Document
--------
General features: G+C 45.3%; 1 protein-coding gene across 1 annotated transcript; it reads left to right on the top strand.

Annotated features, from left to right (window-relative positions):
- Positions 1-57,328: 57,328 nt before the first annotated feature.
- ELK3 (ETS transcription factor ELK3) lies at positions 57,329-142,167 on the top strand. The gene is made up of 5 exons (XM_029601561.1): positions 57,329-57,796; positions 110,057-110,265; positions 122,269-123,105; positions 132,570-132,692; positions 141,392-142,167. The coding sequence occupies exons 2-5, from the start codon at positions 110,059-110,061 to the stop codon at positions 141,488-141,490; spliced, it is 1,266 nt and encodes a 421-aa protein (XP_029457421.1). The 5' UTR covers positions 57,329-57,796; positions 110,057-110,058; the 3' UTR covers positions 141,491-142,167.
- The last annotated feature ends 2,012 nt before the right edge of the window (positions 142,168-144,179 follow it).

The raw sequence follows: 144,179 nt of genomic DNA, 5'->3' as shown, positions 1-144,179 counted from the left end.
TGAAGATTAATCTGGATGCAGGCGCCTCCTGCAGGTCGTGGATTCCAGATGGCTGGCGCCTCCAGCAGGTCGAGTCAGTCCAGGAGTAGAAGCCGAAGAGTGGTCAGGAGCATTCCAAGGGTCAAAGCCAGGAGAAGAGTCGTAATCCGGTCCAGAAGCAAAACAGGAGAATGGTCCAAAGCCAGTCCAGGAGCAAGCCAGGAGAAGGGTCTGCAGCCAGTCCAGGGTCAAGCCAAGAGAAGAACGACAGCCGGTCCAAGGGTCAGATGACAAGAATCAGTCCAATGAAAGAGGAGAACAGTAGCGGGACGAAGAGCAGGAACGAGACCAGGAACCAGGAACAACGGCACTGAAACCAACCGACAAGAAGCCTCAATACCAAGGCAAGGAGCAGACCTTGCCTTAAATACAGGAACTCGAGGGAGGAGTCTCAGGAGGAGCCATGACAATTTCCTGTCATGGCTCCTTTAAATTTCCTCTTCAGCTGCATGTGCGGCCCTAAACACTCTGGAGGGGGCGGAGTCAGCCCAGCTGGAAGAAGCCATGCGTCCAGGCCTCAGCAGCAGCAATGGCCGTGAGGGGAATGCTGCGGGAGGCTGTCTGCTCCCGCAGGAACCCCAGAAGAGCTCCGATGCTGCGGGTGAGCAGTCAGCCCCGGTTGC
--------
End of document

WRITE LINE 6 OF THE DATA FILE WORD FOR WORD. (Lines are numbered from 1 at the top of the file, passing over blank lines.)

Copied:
The raw sequence follows: 144,179 nt of genomic DNA, 5'->3' as shown, positions 1-144,179 counted from the left end.